GCC Ready for SARS

El Vaquero Staff Writer

As of the end of April, 5,663 people worldwide were diagnosed with Severe Acute Respiratory Syndrome, 20 of them are in California.
While the number of SARS cases has gone up since the disease first arrived in Asia in November, the Health Center at GCC has yet to come across a student with the illness.

.”It is a real scary thing. We have had a few students call us with concerns, but we have not had any people come in that meet the criteria (of SARS),” said Mary Mirch, associate dean of health services.

The criteria needed for SARS, an air-borne disease that attacks the respiratory system, has been distributed by the Center for Disease Control and Prevention and the World Health Organization, which are the two organizations that the GCC Health Center consults to ease anxieties.

The symptoms for the diagnosis of SARS are a fever greater than 100.4 degrees, headache, discomfort, bodyaches and a dry cough (which usually develops after two to seven days), according to the CDCP.

While the symptoms are similar to the symptoms of a cold or flu, important factors may help to determine a more serious infection.

“In a cold, the fever is not as high as the fever brought on by SARS, and the body aches and headaches last longer in SARS cases,” said Mirch.

If a patient comes into the Health Center complaining of flu-like symptoms, the nurses do an evaluation that determines the patient either a suspect case or a probable case.

A suspect case of SARS is determined first. If the patient has a temperature of more than 100.4, a cough, shortness of breath, or if they have traveled in the last 10 days, they would be suspected of having the illness.

“If we suspect someone, we would get in contact with public health officials and send out a culture to them right away,” Mirch said. Once the patient is sent to the hospital, the hospital would take X-rays and wait for results of the blood/cultures tests.

A probable case of SARS is determined once the X-ray is taken. If there is “radiographic evidence of pneumonia, respiratory distress and they traveled to, or was in close contact with people who have visited countries such as Republic of China, Hanoi, Vietnam, Singapore, and Toronto, Canada,” they may have developed SARS, the CDCP said.

A student in Southern California developed symptoms while studying abroad in China.

The student, Adam Price, 21, who is enrolled at Point Loma Nazarene University in San Diego, is currently being quarantined at his parent’s home. He originally was admitted to a hospital in China while studying overseas and is recieving treatment in the U.S.

The study abroad program at GCC “will not have that problem [contracting SARS will studying abroad] as all of the trips have been canceled,” said Jose Mercade, director of the study abroad program. “We do not have any programs this year in Asia,” The CDCP has published guidelines to aid in the management of students exposed to SARS.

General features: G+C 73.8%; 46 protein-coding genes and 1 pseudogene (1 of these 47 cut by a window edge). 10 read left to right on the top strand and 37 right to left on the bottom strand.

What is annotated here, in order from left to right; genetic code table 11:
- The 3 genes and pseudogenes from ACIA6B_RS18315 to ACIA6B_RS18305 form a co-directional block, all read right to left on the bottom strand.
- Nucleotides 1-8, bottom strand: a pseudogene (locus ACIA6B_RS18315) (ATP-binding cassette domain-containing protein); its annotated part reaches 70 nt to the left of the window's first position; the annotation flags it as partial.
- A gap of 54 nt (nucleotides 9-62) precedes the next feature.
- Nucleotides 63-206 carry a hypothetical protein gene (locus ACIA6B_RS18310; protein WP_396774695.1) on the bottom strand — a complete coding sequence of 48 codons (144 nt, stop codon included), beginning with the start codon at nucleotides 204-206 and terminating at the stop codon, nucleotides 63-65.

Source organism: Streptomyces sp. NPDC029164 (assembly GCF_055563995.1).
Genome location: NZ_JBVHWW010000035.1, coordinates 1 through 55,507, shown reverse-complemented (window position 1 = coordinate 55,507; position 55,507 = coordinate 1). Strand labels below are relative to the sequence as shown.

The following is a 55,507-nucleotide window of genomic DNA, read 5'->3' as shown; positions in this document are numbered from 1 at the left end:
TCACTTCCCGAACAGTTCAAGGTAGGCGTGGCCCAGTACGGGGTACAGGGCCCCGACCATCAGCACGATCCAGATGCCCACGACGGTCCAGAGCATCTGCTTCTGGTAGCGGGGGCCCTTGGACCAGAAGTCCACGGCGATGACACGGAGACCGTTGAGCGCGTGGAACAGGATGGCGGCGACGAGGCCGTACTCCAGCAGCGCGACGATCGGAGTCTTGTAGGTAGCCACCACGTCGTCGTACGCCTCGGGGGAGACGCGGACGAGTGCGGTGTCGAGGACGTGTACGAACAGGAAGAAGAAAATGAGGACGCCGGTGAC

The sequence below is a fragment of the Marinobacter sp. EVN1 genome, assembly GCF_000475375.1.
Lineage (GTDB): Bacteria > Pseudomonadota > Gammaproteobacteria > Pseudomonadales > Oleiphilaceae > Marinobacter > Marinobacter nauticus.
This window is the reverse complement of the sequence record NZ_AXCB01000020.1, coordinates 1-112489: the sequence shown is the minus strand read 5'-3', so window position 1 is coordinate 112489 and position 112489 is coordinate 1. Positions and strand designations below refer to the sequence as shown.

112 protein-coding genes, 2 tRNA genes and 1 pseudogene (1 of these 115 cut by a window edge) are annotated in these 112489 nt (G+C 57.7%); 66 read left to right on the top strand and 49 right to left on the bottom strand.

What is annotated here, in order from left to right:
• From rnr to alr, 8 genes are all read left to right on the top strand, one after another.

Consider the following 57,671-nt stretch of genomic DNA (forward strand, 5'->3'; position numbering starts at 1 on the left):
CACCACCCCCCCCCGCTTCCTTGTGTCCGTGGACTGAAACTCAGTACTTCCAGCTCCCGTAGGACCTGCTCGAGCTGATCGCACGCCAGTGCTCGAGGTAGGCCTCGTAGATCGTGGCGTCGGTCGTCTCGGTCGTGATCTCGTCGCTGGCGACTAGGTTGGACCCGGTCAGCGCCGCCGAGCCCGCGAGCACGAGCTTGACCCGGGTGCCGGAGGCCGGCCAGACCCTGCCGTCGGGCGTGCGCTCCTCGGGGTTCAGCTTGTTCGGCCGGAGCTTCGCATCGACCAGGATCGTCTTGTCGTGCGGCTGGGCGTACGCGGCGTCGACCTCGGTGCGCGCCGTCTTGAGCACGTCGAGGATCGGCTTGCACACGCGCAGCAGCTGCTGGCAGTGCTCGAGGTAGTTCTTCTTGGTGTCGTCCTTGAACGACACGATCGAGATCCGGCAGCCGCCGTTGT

“Exposed students who develop fever or respiratory symptoms during the 10 days following the exposure should avoid contact with others, seek immediate medical evaluation and remain in their homes,” the guidelines stated.

If the case ends up only being a suspect case and no radiographic evidence is found, the student may return to school and work.

If a student with SARS has been present on campus for the 10 days after exposure, an immediate SARS education needs to take place on the campus, the guide states.

At GCC, the Health Center is preparing, just in case.

The Health Center staff underwent training provided by the CDCP, via teleconference. The conference showed health care workers how to recognize, assess and report SARS cases to the CDCP.

The center also keeps dated brochures, pamphlets and a newsletter put out by the Massachusetts Medical Society.

The center also keeps dated brochures, pamphlets and a newsletter put out by the Massachusetts Medical Society called Morbidity and Mortality Weekly Report, which gives updates and new information on illnesses.

The information in this literature is for safety and precaution, despite the lack of actual SARS patients in Glendale.

In spite of the 20 diagnosed cases in California, the total of SARS cases in the United States has been far less than in Asia; it is possible that the sheer number of people living in Asia has allowed the disease to spread, Mirch said.

Mirch added, “The standard of care in China is different,” with millions of people living in close proximity of each other, an airborne disease travels faster.

Even buildings’ ventilation systems need to be reconstructed to help aid in cleaning the air of germs, Mirch said. Another problem with the spread of the disease may be the lack of personal hygiene among all world countries.

“It is critical to wash your hands,” to prevent all germs from entering your body, Mirch said.

The CDCP also adds, “using hot water and an anti-bacterial soap helps to aid in good hand hygiene. Covering your mouth and nose when sneezing or coughing, to reduce spreading germs, and wearing a surgical mask, when possible, to reduce the number of droplets coughed into the air.”

A link to the CDCP Web site can be accessed from the Health Center Web page at http://www.glendale.cc.ca.us/health/index.htm.